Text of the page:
The Rios had health coverage through a plan administered by Trustmark, which established coverage policies in consultation with Amparo Rios’ employer, a local college. But Sebastian needed a medical diagnosis of autism from a provider the plan considered a qualified clinician before paying for ABA therapy – a diagnosis Sebastian still didn’t have at age 3. shorthand for self-stimulating behavior, often repetitive movements or sounds that help calm or comfort people with autism. In Sebastian’s case, he groaned.

Since there is no single standardized test required to diagnose the condition, providers use different tools – which some specific insurers will not accept.

The family took Sebastian to a neurologist for a checkup, but she said they weren’t sure he had autism. “We felt so rudderless,” Amparo said. “We didn’t know where to turn to diagnose him or figure out what was wrong with him.”

Six months later, in September 2020, the family found a clinical psychologist who specializes in autism spectrum disorders and is part of their network of providers. She tested Sebastian for three months, assessing his cognitive abilities and ability to complete tasks, follow instructions, and pay attention, among other things. The pandemic slowed medical care, and in May 2021 she finally diagnosed Sebastian, then 4, with Autism Spectrum Disorder Level 1, the least limiting form, and recommended that he restart ABA therapy. .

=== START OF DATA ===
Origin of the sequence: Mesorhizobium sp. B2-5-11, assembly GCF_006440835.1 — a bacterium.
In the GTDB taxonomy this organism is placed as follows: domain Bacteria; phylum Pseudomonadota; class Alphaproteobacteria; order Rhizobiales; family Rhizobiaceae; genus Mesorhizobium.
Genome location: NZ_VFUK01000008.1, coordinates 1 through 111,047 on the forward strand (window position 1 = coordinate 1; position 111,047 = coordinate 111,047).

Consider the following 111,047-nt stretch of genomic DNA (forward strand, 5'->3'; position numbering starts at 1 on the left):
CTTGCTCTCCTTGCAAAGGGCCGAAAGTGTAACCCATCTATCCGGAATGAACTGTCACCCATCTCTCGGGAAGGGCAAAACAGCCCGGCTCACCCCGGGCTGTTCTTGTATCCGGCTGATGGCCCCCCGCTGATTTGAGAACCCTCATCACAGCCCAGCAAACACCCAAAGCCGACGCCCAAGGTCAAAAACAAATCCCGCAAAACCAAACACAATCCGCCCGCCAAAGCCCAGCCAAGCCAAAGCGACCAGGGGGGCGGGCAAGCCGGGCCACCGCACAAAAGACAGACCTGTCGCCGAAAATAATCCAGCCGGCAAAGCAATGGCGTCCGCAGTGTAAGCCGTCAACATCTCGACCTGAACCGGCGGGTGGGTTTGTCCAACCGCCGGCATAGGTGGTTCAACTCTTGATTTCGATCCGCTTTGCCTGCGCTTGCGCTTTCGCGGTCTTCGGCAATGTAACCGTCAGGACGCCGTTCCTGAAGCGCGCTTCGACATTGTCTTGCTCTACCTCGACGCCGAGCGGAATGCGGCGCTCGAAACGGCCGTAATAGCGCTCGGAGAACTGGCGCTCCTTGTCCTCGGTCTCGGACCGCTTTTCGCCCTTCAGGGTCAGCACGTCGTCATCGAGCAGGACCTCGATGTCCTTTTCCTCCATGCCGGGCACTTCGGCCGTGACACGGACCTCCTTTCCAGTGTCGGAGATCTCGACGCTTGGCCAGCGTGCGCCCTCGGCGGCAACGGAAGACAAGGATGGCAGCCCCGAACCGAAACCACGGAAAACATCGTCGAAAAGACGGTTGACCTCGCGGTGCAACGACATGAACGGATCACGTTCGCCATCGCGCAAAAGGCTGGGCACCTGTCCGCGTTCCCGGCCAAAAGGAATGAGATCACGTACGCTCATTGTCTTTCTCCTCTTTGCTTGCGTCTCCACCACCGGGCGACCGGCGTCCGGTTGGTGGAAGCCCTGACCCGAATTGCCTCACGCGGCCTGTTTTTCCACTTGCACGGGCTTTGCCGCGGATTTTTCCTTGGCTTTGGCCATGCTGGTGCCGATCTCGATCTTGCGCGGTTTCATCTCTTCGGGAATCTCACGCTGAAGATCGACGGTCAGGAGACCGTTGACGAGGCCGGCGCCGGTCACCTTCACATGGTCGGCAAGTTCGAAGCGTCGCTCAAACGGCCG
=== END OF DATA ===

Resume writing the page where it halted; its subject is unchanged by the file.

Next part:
The delay cost Sebastian. His pacing behaviors worsened and he made eye contact with others less frequently. “We had very mixed feelings about the diagnosis,” Amparo said. “It was a relief that we had a diagnosis that we could rely on for medical care. But it was mixed because as parents we didn’t know what would become of him.